Christmas cards made by a Carmelite nun during World War II and a design for an untraced altarpiece in stained glass are just two of the rarely-seen works of art to be included in this year’s Nativity Art Trail at Birmingham Museum and Art Gallery.
A group of watercolour designs for Christmas cards by Margaret Rope, who studied at the Birmingham School of Art and later became a Carmelite sister, are on show.
One card was made for her convent during the Second World War and shows a soldier, sailor and airman approaching the stable at Bethlehem and angels watching over a sky filled with planes and searchlights. The Latin inscription ‘Ipse est pax nostra’ (He is our peace) proclaims Jesus a source of comfort and hope, especially in times of war.
Margaret Rope’s designs will go on display as part of the Nativity Trail which will be launched by the Right Rev. David Urquhart, Bishop of Birmingham and the Most Rev. Bernard Longley, Archbishop of Birmingham, on the afternoon of 29 November.
Other works new to this year’s Trail include a design for a stained-glass reredos (altarpiece) by Smethwick artist Florence Camm (1874-1960). The drawing, made in 1923, shows Mary and the baby Jesus surrounded by child angels, who were modelled for by local children. The altarpiece has never been traced, but the design was adapted for a Christmas card by the family stained-glass firm, Thomas Camm.
An oval plaque made in France in the mid-16th century is also on show. The plaque, painted by an unknown enameller, shows the Holy Family and the star which led the Magi to the stable and may have been made as a focus for private prayer. It is the earliest enamel in Birmingham Museum & Art Gallery’s collection.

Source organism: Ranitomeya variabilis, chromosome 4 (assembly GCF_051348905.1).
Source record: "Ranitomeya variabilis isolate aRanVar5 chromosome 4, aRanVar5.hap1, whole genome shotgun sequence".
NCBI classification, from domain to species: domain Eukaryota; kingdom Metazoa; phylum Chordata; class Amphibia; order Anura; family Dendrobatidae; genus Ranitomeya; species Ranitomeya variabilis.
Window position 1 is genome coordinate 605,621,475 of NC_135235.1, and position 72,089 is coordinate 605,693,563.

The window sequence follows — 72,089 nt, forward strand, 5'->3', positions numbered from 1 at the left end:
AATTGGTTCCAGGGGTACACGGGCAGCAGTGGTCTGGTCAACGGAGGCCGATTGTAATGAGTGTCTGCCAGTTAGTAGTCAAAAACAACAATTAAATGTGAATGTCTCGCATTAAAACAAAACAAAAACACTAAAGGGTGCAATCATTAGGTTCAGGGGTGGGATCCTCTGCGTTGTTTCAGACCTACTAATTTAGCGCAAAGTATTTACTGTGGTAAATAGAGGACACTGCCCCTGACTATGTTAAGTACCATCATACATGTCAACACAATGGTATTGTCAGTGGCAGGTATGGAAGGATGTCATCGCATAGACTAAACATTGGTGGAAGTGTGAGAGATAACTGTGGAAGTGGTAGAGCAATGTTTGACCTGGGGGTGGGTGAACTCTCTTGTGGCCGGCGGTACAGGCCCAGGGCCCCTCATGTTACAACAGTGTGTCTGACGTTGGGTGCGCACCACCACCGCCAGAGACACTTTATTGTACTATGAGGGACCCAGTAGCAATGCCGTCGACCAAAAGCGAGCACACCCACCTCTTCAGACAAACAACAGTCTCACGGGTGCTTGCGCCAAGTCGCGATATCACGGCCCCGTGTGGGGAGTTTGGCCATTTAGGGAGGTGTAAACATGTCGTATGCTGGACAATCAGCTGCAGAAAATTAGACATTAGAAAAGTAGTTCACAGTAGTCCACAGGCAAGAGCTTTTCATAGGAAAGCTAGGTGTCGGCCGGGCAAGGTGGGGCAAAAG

The last of the new additions to the Trail, The Adoration of the Magi (c.1590), is a drawing by the Swiss artist Daniel Lindtmayer (1552-c.1607). Probably made as a design for a piece of stained glass, it shows the three wise men visiting the stable.
The Nativity Trail also includes Pre-Raphaelite favourites such as The Annunciation by Arthur Hughes, which depicts the Angel Gabriel appearing to Mary to tell her she is to be the mother of Jesus. The Star of Bethlehem (1887-1891) by Birmingham-born Edward Burne-Jones (1833-1898), shows the three wise men visiting the baby Jesus. It was commissioned for the Museum and Art Gallery by the Corporation of Birmingham and at nearly thirteen feet across is believed to be the world’s largest watercolour.
Works by Italian masters are also included in the Trail. The Adoration of the Shepherds (1520-40) by Bonifazio de’Pitati’, shows the Holy Family in an Italian landscape, whilst Orazio Gentileschi’s (1615-20), tender depiction of The Rest on the Flight into Egypt shows Joseph and Mary as weary refugees nurturing the baby Jesus.
Councillor Martin Mullaney, Cabinet Member for Leisure, Sport and Culture, said: “The popular Nativity Art Trail reminds us of what the Christmas story has meant to people throughout the centuries. It shows visitors the story of Christmas through the city’s stunning art collections which are some of the finest in Europe.
“The city’s Christmas programme brings families and friends of all ages and backgrounds together. It attracts visitors to our city and importantly enhances the quality of people’s lives.”
For further information on the Nativity Trail at the Museum and Art Gallery, call 0121 303 2834.
Jason Lewis on 0121 303 4266, email@example.com